‘This Is 40,’ directed by Judd Apatow

By Doug Strassler,

This Is 40 is the Hollywood film equivalent of a gourmet meal. Expensive, pretty and heavily hyped, it's a Zagat follower's dream. But a noticeable surplus of fat and a curiously low amount of nutrition suggests that the cook – er, director, could and should have spent more time in the kitchen.

I don't mean to imply that the cast is overweight -- stars Paul Rudd and Leslie Mann couldn't be in better shape, even if Debbie, Mann's character, works with a frustrating trainer who always tells her to work harder. She and Pete are spillover characters in this pseudo-sequel to Knocked Up – she was the judgmental sister of Katherine Heigl's character and he, her more forgiving husband. They have now moved front and center, with daughters Sadie (Maude Apatow) and Charlotte (Iris Apatow) in tow on the eve of Pete and Debbie’s near-simultaneous fortieth birthdays. They only plan to celebrate Pete’s with a big party, however; Debbie can barely acknowledge her impending milestone, instead pretending she is turning 38.

40 is the latest film in the massive Apatow universe but only the fourth actually directed by the powerful impresario, who has produced everything from Superbad to Bridesmaids to Girls, and in it, one can tell the difference between his confidence as a storyteller and his novicehood as a filmmaker. He seems unafraid to mine personal territory in looking at the growing pains of a successful sunny California family and to show that at any time, relationships can fray and neuroses can deepen the decay. Apatow never judges his characters, but, of course, that may be because the whole enterprise is a family affair. Since Mann is Apatow’s wife and Maude and Iris, his daughters, a voyeuristic sense permeates 40, rightly or wrongly. Is this what the Apatow household really looks, sounds and feels like? Is this how these people really communicate to one another? (One never feels as though Judd Apatow is exploiting his family in these films; in fact, one gets the sense that by now they are all built far more for public than for private.)

Rudd, Mann, and the Apatow girls are all very skilled in demonstrating the way domestic battles begin. Throwaway observations stick, conflict can emerge out of nowhere when extraneous stresses loom. Debbie and Pete are aware of the constant work that goes into relationships, and take classes in communication. In fact, some scenes of their dialogue feel too inorganic, demonstrating an overly theatrical sense of “honesty.” But Mann has some very real moments when she wants her husband to notice the very features he takes for granted, instead glued to his Words with Friends game. Rudd is wonderful at projecting Paul’s constant fear of demasculinization. (Mann also has a lovely, wordless scene sitting alone at the steering wheel of her car while coming to an important realization.) Technology also consumes Sadie, lost in her iPad and the television show, Lost, and resentful of Debbie’s new plan to control her children’s diet and computer time. Some of the more genuinely moving moments come when Sadie and Charlotte argue, because it is often the only way they can be heard. (Megan Fox also delivers one the film’s most interesting turns as a self-aware Valley girl.)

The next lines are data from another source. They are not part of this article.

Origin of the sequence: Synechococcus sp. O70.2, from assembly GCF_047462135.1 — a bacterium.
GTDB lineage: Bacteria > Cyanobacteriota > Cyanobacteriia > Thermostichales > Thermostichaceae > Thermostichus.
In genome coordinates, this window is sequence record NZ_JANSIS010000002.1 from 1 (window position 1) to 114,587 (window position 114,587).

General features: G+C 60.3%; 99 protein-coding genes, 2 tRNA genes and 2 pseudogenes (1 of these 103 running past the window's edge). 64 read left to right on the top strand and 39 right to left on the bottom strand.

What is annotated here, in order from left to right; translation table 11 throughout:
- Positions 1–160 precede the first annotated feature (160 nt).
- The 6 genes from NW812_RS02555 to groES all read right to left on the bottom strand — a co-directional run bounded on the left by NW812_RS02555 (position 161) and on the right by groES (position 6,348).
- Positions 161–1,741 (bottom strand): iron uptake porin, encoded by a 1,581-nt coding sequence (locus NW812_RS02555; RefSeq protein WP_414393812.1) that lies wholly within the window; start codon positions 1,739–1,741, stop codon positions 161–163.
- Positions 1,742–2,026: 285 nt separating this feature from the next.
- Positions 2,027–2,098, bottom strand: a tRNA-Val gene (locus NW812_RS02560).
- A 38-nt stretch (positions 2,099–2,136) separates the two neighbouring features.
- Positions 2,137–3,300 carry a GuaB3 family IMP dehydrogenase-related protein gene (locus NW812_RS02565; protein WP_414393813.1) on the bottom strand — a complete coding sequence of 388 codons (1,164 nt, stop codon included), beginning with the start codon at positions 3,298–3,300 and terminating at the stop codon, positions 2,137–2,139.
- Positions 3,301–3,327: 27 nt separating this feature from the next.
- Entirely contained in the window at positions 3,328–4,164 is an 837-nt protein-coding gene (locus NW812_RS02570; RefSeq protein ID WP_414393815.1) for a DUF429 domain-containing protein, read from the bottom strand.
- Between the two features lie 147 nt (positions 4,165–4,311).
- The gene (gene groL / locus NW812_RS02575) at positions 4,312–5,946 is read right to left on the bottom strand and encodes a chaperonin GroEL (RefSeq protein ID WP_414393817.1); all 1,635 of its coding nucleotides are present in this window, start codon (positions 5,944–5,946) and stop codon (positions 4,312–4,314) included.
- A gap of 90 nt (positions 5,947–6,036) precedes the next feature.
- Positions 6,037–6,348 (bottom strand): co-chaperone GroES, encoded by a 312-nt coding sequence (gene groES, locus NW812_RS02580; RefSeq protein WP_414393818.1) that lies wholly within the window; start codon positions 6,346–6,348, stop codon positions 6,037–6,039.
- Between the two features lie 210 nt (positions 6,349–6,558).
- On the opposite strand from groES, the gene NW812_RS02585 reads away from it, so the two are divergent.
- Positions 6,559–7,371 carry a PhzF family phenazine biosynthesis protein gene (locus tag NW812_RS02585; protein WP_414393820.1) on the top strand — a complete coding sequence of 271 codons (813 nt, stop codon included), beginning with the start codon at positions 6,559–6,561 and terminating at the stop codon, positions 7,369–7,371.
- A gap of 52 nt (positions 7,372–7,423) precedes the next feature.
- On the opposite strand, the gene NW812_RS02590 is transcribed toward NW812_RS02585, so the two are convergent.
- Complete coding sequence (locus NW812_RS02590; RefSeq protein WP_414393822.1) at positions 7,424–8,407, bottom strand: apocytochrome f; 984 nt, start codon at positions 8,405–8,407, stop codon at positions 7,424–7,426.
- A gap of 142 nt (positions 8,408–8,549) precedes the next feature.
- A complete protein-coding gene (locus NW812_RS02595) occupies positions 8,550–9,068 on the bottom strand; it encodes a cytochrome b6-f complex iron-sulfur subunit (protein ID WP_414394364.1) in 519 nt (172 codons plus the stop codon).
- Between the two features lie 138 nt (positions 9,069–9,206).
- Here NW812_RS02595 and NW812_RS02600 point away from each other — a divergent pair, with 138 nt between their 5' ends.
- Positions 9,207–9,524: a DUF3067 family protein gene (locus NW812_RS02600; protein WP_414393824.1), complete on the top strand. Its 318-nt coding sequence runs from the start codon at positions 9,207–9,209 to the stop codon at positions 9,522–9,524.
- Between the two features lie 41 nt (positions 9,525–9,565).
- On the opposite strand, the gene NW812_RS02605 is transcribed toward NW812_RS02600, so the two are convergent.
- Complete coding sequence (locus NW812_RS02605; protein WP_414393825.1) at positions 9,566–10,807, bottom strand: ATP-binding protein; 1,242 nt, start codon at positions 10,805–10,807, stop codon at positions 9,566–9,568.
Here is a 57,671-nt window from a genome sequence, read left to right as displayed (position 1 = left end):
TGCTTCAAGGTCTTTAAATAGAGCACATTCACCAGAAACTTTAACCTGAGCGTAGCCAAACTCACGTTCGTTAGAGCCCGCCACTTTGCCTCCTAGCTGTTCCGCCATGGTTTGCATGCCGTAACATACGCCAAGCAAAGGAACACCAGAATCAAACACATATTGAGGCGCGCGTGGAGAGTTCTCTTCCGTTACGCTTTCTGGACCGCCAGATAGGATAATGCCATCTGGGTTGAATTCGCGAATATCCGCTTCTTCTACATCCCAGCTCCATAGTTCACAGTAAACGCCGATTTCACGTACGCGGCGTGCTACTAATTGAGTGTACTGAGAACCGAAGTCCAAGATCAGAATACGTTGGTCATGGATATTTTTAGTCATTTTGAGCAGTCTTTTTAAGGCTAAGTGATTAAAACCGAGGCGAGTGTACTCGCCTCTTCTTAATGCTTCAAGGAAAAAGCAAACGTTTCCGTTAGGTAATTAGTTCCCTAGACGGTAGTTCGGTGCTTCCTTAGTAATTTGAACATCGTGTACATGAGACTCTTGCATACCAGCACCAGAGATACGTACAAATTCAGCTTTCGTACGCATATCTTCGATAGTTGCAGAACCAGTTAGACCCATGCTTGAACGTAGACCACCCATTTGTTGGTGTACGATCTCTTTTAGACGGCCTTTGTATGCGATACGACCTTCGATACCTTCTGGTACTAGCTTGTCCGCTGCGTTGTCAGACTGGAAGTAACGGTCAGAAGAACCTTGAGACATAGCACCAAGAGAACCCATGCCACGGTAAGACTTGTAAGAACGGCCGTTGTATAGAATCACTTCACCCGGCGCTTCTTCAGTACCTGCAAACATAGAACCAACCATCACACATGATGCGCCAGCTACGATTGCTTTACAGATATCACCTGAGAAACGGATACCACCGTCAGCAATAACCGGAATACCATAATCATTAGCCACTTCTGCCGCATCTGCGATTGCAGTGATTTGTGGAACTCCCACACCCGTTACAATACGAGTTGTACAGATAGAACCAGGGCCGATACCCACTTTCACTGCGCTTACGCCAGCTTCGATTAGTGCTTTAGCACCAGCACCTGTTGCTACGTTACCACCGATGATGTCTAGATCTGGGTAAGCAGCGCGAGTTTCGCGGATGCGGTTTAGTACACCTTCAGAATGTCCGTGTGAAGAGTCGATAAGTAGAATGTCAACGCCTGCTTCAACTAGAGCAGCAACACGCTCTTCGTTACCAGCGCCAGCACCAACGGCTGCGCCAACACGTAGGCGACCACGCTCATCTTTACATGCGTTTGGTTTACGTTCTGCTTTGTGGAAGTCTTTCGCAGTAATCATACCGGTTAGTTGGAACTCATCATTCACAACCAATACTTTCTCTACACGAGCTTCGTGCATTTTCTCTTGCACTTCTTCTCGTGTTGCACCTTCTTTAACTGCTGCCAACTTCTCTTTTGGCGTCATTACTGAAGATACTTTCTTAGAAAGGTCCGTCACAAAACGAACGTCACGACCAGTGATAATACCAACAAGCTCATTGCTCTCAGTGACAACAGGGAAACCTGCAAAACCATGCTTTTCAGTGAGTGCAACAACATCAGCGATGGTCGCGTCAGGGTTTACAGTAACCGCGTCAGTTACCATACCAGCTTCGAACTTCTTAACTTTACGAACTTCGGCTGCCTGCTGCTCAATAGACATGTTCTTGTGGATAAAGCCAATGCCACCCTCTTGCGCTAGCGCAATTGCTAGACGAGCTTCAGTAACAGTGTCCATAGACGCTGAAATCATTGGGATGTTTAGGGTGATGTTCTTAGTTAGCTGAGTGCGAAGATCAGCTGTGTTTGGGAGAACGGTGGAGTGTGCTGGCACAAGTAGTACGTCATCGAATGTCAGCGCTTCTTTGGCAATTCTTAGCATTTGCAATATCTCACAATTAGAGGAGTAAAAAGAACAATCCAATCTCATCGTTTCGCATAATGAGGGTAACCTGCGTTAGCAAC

But there are too many of these moments. At two hours and fifteen minutes, 40 is overlong, redundant and disorganized. It still feels like a work in draft form. Subplots involving estranged fathers played by Albert Brooks and John Lithgow are jammed in and too expository. Would either father know that little about their child’s life? Much of the dialogue also feels forgettable. Apatow’s lines are conversational but lack the polish of the kind of dialogue that should last forever; one can guess that many of these scenes were improvised, but for that to be noticeable is a distracting flaw, as is the film’s forced anti-climax involving a birthday party and frantic bike ride, which itself is reminiscent of The 40-Year-Old-Virgin. (Apparently, that birthday is a really big deal for Apatow).

The director also feels too proud of his movie’s overarching themes. It isn’t news that money woes (indie music producer Pete is desperately reliant on the comeback success of Graham Parker, playing himself in the film, to bring in much-needed moolah; Debbie thinks an employee is stealing from her designer boutique) can tear into confidence, comfort and happiness, nor is it a surprise that our society is a constantly distractible one. As just about any of the characters in 40 – save for the hyper articulate Sadie – might say, “Duh.” There are some golden nuggets here, but as any chef knows, presentation is everything, and lots of 40 has gotten list in the plating.

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